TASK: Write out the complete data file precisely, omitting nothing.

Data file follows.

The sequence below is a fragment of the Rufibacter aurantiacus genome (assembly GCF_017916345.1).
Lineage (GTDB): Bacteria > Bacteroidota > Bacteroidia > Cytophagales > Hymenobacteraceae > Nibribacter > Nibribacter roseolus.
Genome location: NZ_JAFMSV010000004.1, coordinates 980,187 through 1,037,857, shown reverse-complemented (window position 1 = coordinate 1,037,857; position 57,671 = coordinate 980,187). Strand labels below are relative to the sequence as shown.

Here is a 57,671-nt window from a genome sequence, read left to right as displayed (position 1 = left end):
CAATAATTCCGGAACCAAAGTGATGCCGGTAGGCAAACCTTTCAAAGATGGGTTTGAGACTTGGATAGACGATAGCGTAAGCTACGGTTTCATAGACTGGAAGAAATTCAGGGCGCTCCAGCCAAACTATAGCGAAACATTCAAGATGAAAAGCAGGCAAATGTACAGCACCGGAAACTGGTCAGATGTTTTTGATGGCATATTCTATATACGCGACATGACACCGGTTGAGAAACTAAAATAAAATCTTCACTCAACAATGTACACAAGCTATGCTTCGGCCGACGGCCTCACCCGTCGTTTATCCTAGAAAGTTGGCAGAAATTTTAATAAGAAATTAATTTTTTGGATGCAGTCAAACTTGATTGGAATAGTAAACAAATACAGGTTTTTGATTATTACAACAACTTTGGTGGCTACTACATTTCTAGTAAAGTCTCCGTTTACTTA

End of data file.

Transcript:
The sequence below is a fragment of the Rufibacter aurantiacus genome (assembly GCF_017916345.1).
Lineage (GTDB): Bacteria > Bacteroidota > Bacteroidia > Cytophagales > Hymenobacteraceae > Nibribacter > Nibribacter roseolus.
Genome location: NZ_JAFMSV010000004.1, coordinates 980,187 through 1,037,857, shown reverse-complemented (window position 1 = coordinate 1,037,857; position 57,671 = coordinate 980,187). Strand labels below are relative to the sequence as shown.

Here is a 57,671-nt window from a genome sequence, read left to right as displayed (position 1 = left end):
CAATAATTCCGGAACCAAAGTGATGCCGGTAGGCAAACCTTTCAAAGATGGGTTTGAGACTTGGATAGACGATAGCGTAAGCTACGGTTTCATAGACTGGAAGAAATTCAGGGCGCTCCAGCCAAACTATAGCGAAACATTCAAGATGAAAAGCAGGCAAATGTACAGCACCGGAAACTGGTCAGATGTTTTTGATGGCATATTCTATATACGCGACATGACACCGGTTGAGAAACTAAAATAAAATCTTCACTCAACAATGTACACAAGCTATGCTTCGGCCGACGGCCTCACCCGTCGTTTATCCTAGAAAGTTGGCAGAAATTTTAATAAGAAATTAATTTTTTGGATGCAGTCAAACTTGATTGGAATAGTAAACAAATACAGGTTTTTGATTATTACAACAACTTTGGTGGCTACTACATTTCTAGTAAAGTCTCCGTTTACTTA